Get yourself together, learn to know your side
Shall we commit our own genocide
Before you check out your mind?

I know we’ve all got problems
That’s why I’m here to say
Keep peace with me and I with you
Let me love in my own way

We people who are darker than blue
Are we gonna stand around this town
And let what others say come true?
We’re just good for nothing they all figure

A boyish, grown up, shiftless jigger
Now we can’t hardly stand for that
Or is that really where it’s at?
We people who are darker than blue

“We Are the People Who Are Darker Than Blue”

Curtis Mayfield                                           1970

In 1998 a physician buddy who was working for the CDC in Abidjan, Cote D’Ivoire managing a HIV education and treatment project invited me to shoot a photo essay on the work they were doing. We spent time in hospitals, outreach clinics that did hiv testing + treatment, birth control counseling, and with hiv/aids support groups.  Although it was an emotionally exhausting 2 weeks I witnessed a lot of heartfelt support + love amongst the people impacted by the disease. I witnessed 20 people burst into cheers and cry tears of happiness when they were able to establish a phone connection with one of their members of the AIDS support group.   The last place I visited was an orphanage for children with HIV/AIDS or whose parents died from AIDS.

One might suspect an AIDs orphanage in an impoverished country to be a depressing place but I have honestly never seen a place so much spirit, hope and optimism. Kids, given the opportunity, will be kids.

(my artist statement for the group show “between beauty + demise” art space new haven, ct.  curated by erin joyce.)

School of the Americas Watch Border Encuentro (November 10 – 12)

This past weekend was spent at the SOAW Border Encuentro in Tucson, AZ and Nogales, Sonora, Mexico.  The U.S. Army School of the Americas, now known as the Western Hemisphere Institute for Security Cooperation, is located at Fort Benning, Georgia.  As stated on Wikipedia “The School of the Americas was founded in 1946 and from 1961 was assigned the specific goal of teaching “anti-communist counterinsurgency training,” a role which it would fulfill for the rest of the Cold War.[3] In this period, it educated several Latin American dictators, generations of their military and, during the 1980s, included the uses of torture in its curriculum.[4][5]In 2000/2001, the institute was renamed to WHINSEC.[6][7]:233 [8]”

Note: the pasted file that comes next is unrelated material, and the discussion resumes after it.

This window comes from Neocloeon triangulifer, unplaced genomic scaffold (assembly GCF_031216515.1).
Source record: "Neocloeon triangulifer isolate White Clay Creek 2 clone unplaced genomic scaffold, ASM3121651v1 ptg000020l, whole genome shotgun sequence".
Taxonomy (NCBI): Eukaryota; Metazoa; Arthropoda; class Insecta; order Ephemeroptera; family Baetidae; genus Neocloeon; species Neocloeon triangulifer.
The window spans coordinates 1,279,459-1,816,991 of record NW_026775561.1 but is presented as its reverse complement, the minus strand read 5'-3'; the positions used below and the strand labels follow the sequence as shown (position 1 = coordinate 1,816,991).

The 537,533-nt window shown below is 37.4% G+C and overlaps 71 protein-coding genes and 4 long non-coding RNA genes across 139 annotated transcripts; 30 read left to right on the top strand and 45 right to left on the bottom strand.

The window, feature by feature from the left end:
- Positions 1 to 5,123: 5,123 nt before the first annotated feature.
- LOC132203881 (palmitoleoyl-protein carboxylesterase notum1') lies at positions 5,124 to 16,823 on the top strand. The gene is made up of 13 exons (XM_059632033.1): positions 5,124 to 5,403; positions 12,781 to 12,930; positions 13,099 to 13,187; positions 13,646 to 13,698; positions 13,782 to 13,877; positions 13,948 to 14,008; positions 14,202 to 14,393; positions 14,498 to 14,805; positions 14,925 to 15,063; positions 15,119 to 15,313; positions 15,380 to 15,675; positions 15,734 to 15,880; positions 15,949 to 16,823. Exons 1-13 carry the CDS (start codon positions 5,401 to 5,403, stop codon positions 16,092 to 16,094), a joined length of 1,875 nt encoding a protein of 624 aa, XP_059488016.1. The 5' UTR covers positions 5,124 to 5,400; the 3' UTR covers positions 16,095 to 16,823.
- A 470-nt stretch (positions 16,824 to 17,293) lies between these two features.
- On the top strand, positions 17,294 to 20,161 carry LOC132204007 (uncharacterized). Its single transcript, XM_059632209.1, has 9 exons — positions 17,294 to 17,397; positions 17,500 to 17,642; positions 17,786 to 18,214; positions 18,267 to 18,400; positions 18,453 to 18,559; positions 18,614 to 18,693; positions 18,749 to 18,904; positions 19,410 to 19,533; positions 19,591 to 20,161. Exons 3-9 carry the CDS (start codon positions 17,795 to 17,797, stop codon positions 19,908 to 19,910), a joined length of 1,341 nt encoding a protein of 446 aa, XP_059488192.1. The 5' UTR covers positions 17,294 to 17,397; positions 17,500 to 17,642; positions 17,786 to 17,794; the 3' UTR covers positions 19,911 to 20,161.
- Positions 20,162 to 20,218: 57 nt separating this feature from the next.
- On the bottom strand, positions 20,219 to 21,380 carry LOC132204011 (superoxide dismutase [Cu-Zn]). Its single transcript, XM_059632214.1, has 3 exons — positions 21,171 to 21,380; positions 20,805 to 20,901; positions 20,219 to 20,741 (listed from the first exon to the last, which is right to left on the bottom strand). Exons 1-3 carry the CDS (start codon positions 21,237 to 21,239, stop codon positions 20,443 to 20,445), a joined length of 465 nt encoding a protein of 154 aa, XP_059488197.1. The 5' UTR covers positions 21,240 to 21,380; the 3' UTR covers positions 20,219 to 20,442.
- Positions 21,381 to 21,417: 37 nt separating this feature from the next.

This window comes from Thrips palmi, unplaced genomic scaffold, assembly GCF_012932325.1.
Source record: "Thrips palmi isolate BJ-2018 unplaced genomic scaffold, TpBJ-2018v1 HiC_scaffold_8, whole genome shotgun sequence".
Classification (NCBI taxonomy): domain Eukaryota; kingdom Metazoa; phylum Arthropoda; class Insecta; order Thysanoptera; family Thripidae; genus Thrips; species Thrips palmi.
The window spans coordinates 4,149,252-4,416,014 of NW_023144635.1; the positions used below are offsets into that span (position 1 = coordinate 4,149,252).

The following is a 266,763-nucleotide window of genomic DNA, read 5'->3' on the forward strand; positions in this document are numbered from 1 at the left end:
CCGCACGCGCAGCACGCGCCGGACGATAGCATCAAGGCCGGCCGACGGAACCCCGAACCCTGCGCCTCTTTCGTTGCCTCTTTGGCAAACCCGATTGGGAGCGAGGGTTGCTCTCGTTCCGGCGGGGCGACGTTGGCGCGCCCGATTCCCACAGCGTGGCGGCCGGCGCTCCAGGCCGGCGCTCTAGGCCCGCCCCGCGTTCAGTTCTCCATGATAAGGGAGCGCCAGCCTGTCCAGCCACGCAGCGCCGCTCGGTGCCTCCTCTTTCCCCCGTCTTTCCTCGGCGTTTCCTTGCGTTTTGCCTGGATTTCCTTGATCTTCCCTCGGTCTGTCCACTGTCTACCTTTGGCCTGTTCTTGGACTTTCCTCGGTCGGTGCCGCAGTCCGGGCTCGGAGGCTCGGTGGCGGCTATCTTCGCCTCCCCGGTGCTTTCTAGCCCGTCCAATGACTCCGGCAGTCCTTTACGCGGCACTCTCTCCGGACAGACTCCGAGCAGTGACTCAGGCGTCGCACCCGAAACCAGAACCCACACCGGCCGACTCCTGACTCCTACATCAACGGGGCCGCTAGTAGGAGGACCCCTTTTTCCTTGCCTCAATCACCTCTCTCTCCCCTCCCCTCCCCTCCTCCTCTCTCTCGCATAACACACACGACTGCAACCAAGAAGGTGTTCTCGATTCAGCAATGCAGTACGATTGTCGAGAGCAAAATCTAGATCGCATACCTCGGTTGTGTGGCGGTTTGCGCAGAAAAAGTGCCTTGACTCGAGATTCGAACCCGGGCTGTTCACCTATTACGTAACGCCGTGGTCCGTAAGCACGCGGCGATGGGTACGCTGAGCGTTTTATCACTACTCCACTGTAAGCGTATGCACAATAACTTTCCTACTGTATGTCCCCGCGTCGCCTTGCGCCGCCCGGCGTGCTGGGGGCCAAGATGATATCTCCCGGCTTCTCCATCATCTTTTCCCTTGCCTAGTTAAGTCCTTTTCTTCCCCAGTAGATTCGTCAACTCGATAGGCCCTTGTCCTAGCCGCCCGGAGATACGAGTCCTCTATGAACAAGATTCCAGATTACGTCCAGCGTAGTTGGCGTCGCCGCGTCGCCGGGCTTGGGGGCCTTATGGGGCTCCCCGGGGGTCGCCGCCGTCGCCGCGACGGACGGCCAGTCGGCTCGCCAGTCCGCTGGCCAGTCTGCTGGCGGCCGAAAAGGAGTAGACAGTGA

“During the Cold War Colombia supplied the largest number of students from any client country.[7]:17 As the Cold War drew to a close around 1990, United States foreign policy shifted focus from “anti-communism” to the War on Drugs, with narcoguerillas replacing “communists”.[7]:10

“School of the Americas Watch is an advocacy organization founded by former Maryknoll Father Roy Bourgeois and a small group of supporters in 1990 to protest the training of mainly Latin American military officers, by the United States Department of Defense, at the School of the Americas (SOA). Most notably, SOA Watch conducts a vigil each November at the site of the academy, located on the grounds of Fort Benning, a U.S. Army military base near Columbus, Georgia, in protest over human rights abuses committed by some graduates of the academy or under their leadership, including murdersrapes and torture and contraventions of the Geneva Conventions.[1]”

Since 2016 School of the Americas Watch moved their vigil from Fort Benning, GA to the border wall in Nogales to protest the militarization of  the border.  As taken from the SOAW website “…SOA Watch is a nonviolent grassroots movement working to close the SOA / WHINSEC and similar centers that train state actors such as military, law enforcement and border patrol. We strive to expose, denounce, and end US militarization, oppressive US policies and other forms of state violence in the Americas.  We act in solidarity with organizations and movements working for justice and peace throughout the Americas.”

Proceedings began in Tucson with a block printing workshop by fellow Justseeds member Thea Gahr.